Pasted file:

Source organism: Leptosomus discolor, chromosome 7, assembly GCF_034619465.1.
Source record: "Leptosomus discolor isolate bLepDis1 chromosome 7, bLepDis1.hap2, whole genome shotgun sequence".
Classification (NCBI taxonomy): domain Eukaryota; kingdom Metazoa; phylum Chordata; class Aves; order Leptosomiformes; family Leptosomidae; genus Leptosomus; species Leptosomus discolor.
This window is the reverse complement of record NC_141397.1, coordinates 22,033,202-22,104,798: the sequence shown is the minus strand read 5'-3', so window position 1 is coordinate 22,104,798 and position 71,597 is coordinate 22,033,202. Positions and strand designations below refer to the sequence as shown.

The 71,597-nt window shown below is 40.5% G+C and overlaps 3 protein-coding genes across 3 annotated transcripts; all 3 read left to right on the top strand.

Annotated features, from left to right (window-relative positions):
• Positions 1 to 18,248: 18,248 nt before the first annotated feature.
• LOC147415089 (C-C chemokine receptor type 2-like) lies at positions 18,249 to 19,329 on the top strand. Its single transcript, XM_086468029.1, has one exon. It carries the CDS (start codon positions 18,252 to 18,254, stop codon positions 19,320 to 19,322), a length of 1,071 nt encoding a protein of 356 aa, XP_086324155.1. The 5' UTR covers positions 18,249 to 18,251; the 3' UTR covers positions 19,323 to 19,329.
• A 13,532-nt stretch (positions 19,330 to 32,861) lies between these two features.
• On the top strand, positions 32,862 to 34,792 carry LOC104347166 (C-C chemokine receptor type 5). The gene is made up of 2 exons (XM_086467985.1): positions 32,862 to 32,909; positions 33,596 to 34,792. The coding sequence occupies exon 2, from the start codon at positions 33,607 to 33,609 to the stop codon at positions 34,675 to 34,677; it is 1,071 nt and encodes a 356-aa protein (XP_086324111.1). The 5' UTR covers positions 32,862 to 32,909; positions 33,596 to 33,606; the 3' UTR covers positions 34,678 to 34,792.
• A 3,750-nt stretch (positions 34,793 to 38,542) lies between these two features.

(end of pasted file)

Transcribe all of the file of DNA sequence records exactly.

Source organism: Leptosomus discolor, chromosome 7, assembly GCF_034619465.1.
Source record: "Leptosomus discolor isolate bLepDis1 chromosome 7, bLepDis1.hap2, whole genome shotgun sequence".
Classification (NCBI taxonomy): domain Eukaryota; kingdom Metazoa; phylum Chordata; class Aves; order Leptosomiformes; family Leptosomidae; genus Leptosomus; species Leptosomus discolor.
This window is the reverse complement of record NC_141397.1, coordinates 22,033,202-22,104,798: the sequence shown is the minus strand read 5'-3', so window position 1 is coordinate 22,104,798 and position 71,597 is coordinate 22,033,202. Positions and strand designations below refer to the sequence as shown.

The 71,597-nt window shown below is 40.5% G+C and overlaps 3 protein-coding genes across 3 annotated transcripts; all 3 read left to right on the top strand.

Annotated features, from left to right (window-relative positions):
• Positions 1 to 18,248: 18,248 nt before the first annotated feature.
• LOC147415089 (C-C chemokine receptor type 2-like) lies at positions 18,249 to 19,329 on the top strand. Its single transcript, XM_086468029.1, has one exon. It carries the CDS (start codon positions 18,252 to 18,254, stop codon positions 19,320 to 19,322), a length of 1,071 nt encoding a protein of 356 aa, XP_086324155.1. The 5' UTR covers positions 18,249 to 18,251; the 3' UTR covers positions 19,323 to 19,329.
• A 13,532-nt stretch (positions 19,330 to 32,861) lies between these two features.
• On the top strand, positions 32,862 to 34,792 carry LOC104347166 (C-C chemokine receptor type 5). The gene is made up of 2 exons (XM_086467985.1): positions 32,862 to 32,909; positions 33,596 to 34,792. The coding sequence occupies exon 2, from the start codon at positions 33,607 to 33,609 to the stop codon at positions 34,675 to 34,677; it is 1,071 nt and encodes a 356-aa protein (XP_086324111.1). The 5' UTR covers positions 32,862 to 32,909; positions 33,596 to 33,606; the 3' UTR covers positions 34,678 to 34,792.
• A 3,750-nt stretch (positions 34,793 to 38,542) lies between these two features.